GUILFOYLE: All right, Greg, so people taking offense. If you say OK -- they're not saying they're anti-immigrant. They are for upholding the laws that are on the books. How is that anti-immigrant? How is that racist to enforce the law and ensure public safety?

GUTFELD: Again, it's an example of conflation and it happens a lot. Like, we've been in a situation where we will talk about Islamic terrorism and people accuse you of Islamophobia. Thank you. But I'm not actually talking about Islam. I'm talking about terrorists who happen to be Islamic, Islamic terrorism. I didn't say Islam. And therefore, people go, no, you are Islamophobic. This is the same argument. Like, how dare you come out against gangs who happen to be of a specific minority. You don't like that minority. No, you are actually guilty of doing that. If you hear MS-13 and hear innocent immigrant, that's on you, not anybody else.

GUILFOYLE: By the way, you seen one of these definitions in the dictionary of animal is an inhuman person, brutish or beastlike person.


GUTFELD: My nickname in the gym.

PERINO: Well, that's why the MS-13 gang member calls themselves animals.

GUTFELD: A lot of athletes, wrestlers.

HEGSETH: It's like ISIS, they pride themselves in that. Who could be more brutal?

PERINO: But did you notice in that hearing where the congresswoman was there, there was nobody else, no other congressional members was there to question him.

HEGSETH: I literally testified in front of congressional committees where there's nobody there.


FOWLER: When it comes to immigration and it comes to actually passing comprehensive immigration reform, because our laws were made in 1984, congress is missing in action. Missing in action.


GUILFOYLE: Well, they're MIA, but not MS-13.

HEGSETH: There're some good things in 1984 though.

GUILFOYLE: All right. Well, we've won that argument. OK. The NFL announces new rules for national anthem protest. Do they go far enough? That fascinating debate next.


TRUMP: Do you know what's hurting the game more than that? When people like yourself turn on television and you see those people taking the knee when they were playing our great national anthem.


PERINO: That was President Trump criticizing NFL players who kneel during the national anthem. Well, the NFL adopting new rules today to deal with this controversial issue. Teams can now be fined if players decide to take a knee and don't show respect for the flag, end quote. The league is also removing the requirement of players be on the field during the national anthem. The NFL players union is saying it was not consulted about the change and could challenge it if necessary. So, this is a story we covered all year, now the NFL is gearing up for next year. And, Pete, they're trying to get ahead of this. How do you think they came down?

HEGSETH: Not perfect but good. I mean, this is good development. The president was effective. The NFL is feeling the heat. The fans will ultimately decide because the locker room will become the new kneeling. I mean, what it says is if you're on the field, you must stand, but you don't have to be on the field. And the policy says shall stand and show respect for the flag and the anthem. So, it's not standing, its respect for flag and the anthem. That's what the president talks about all the time. You live in this country, you have the privilege of playing a game for millions of dollars, that gives you that opportunity, stand for the anthem. The NFL responded. Listen, their ratings took a hit, their attendance took a hit.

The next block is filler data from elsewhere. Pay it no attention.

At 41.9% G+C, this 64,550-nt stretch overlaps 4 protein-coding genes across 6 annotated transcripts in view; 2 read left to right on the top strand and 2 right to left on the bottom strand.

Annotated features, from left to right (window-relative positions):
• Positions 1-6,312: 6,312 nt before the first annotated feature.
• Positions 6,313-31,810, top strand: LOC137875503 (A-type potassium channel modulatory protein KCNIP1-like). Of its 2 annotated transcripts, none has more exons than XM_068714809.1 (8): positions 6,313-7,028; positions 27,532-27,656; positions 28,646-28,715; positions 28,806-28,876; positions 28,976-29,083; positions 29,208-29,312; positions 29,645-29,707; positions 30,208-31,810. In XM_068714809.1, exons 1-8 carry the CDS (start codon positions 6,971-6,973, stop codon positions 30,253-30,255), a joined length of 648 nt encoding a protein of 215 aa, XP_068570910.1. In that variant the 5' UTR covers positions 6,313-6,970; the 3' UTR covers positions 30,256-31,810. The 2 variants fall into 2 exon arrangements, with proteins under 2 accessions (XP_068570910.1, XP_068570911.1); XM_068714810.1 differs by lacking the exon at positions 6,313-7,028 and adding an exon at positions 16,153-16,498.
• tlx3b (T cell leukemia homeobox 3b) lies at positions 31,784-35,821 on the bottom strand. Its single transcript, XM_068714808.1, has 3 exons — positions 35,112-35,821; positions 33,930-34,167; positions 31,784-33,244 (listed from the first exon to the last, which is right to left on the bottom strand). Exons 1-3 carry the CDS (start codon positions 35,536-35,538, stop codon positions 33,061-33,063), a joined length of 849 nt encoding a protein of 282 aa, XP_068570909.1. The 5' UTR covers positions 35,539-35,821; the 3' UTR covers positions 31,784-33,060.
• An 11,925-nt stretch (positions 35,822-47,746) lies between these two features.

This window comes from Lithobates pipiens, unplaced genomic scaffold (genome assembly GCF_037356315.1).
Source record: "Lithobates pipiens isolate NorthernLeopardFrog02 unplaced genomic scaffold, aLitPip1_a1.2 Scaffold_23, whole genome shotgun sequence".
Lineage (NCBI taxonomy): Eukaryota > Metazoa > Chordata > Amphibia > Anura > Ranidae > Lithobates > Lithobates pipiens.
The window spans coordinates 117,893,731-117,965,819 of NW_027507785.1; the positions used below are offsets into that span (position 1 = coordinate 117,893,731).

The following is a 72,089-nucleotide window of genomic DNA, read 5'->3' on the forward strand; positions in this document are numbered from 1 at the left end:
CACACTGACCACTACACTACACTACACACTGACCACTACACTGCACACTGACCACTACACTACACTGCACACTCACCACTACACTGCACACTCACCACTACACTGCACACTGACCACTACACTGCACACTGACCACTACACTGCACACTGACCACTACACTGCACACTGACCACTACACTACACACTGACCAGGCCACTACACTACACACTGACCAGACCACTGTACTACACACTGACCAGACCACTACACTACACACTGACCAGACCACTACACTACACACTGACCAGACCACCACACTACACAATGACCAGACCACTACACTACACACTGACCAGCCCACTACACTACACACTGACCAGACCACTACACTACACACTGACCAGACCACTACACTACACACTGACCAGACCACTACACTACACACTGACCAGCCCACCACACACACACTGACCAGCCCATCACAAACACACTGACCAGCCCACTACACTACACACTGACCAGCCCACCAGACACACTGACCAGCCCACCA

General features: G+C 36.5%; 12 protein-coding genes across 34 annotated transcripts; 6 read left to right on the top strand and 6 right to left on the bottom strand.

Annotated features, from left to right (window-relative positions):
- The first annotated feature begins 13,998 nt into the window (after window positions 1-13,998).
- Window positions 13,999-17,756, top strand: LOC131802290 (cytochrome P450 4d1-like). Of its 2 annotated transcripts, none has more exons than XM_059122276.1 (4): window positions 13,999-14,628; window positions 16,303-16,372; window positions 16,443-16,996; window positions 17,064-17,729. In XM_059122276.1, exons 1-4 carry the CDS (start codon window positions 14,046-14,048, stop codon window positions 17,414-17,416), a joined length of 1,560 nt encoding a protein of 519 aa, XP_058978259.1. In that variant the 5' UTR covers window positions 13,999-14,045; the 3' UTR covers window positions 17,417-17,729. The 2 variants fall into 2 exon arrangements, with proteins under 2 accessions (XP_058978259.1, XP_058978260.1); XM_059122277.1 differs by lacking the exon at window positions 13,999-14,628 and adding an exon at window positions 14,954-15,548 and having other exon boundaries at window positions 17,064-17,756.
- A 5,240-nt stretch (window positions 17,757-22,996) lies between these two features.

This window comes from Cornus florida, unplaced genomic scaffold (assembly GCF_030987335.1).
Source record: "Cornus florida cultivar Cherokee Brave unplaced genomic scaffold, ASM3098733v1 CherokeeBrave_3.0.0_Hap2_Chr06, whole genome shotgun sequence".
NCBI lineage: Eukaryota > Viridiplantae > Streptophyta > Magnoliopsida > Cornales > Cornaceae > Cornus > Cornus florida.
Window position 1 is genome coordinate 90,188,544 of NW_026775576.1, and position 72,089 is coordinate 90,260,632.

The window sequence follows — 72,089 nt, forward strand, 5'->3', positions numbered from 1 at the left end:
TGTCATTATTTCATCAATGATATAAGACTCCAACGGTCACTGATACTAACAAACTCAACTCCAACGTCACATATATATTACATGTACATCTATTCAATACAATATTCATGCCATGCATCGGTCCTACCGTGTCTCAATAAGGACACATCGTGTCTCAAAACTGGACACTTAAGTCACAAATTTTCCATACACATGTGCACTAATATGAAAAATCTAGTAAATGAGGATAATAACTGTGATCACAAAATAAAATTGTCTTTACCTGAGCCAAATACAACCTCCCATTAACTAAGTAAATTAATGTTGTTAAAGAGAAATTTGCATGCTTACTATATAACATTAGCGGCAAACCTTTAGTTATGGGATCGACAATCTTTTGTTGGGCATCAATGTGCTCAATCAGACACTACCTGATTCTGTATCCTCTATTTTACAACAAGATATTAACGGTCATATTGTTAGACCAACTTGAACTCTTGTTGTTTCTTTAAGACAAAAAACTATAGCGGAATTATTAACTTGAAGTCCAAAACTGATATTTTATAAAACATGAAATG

PERINO: And their fans didn't like it.

HEGSETH: And their fans didn't like it. And they responded to it and we'll see how it develops. What's going to matter is how the players react, because the only people fined are not the players, the teams are fined.


HEGSETH: So, how does that dynamic happen if a bunch of players get together and say we're kneeling and my team gets fined, I mean, that's on the coaches and the owners. So, it's not a perfect solution, feels like a half measure, but it's a hat tip to our president who says patriotism matters in this country.

PERINO: Well, I guess, one of the things was you don't have to be on the field, so if you don't want to stand for the national anthem, you can hang out in the locker room.

GUTFELD: Yes, always a fun time.

PERINO: Like, everybody will be.

GUTFELD: Anyway, you know what the thing is.


GUTFELD: . this political expression is no different to me than the celebration excess that you see. You should be penalized for unsportsmanlike conduct. And so, celebration excess is unsportsmanlike. Introducing politics into a game is unsportsmanlike. It's a sport, so it's unsportsmanlike. I've said this -- had to be a year and a half ago, and I've said, like, imagine if our viewers turned on The Five and instead of doing political conversation we were throwing the ball around for an hour. How upset would they be? That's no different than turning on NFL and having somebody introduced politics into something that is supposed to be enjoyable.

And, finally, if you really believe politically in something it has to be - - there has to be a risk. So, my suggestion is that you do it within the game. You actually kneel in the field, because that incurs a cost against your team.


GUTFELD: Take a knee, get the ball, and take a knee and see what happens, because then that shows real guts.

PERINO: All right. K.G., what do you think?


GUILFOYLE: I think this was, you know, a win for the president because he really took the forefront on this issue and stepped out on it. He got a lot of criticism, but he didn't back down on it because you -- he thought, well, you should stand. You should stand for the men and women that serve in this country for the flag, for the pleasure and privilege that we all get to be able to do our jobs, for them to be able to get on the field, for people to root for them or root against them. And, you know, show some respect for the military that serves because this became incredibly distracting, upsetting because people were all different kinds of causes, all of a sudden, saying they were changing the issue. You want to be socially active and you're upset about police, et cetera, go out, talk to them, work with your community, et cetera. That's what you can do. It's a better more productive way than showboating.